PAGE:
To yield readily—easily—to the persuasion of a friend is no merit with you.
 Jane Austen, Pride and Prejudice (28 January 1813). copy citation

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Author Jane Austen
Source Pride and Prejudice
Topic persuasion merit
Date 28 January 1813
Language English
Reference
Note
Weblink http://www.gutenberg.org/files/1342/1342-h/1342-h.htm

Context

“Allowing the case, however, to stand according to your representation, you must remember, Miss Bennet, that the friend who is supposed to desire his return to the house, and the delay of his plan, has merely desired it, asked it without offering one argument in favour of its propriety."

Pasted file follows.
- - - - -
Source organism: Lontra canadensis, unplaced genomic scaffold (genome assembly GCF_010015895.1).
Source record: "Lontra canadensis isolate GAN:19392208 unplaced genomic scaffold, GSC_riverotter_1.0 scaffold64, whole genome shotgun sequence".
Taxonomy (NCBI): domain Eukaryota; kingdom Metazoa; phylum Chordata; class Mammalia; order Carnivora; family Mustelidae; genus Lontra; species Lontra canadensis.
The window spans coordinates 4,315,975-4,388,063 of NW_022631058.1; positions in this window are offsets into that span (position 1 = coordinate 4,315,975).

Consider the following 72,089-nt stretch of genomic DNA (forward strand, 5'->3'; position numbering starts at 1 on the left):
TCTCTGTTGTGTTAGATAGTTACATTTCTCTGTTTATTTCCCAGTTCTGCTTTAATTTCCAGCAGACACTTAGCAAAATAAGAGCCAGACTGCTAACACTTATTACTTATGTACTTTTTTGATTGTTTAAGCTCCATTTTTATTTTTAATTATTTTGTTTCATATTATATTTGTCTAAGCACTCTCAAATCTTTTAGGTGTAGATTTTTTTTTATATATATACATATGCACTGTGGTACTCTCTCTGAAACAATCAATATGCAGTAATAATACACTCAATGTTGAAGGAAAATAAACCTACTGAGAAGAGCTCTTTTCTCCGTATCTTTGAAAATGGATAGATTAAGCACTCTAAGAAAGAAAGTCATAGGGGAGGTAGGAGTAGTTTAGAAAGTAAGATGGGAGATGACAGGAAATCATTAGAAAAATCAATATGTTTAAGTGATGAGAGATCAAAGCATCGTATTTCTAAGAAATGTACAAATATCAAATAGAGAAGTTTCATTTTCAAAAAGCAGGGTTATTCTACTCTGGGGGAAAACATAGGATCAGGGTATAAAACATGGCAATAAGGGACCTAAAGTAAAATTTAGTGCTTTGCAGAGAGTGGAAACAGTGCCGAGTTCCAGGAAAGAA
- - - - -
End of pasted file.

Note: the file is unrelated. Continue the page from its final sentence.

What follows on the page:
To yield readily—easily—to the persuasion of a friend is no merit with you. "To yield without conviction is no compliment to the understanding of either."
"You appear to me, Mr. Darcy, to allow nothing for the influence of friendship and affection. A regard for the requester would often make one readily yield to a request, without waiting for arguments to reason one into it.” source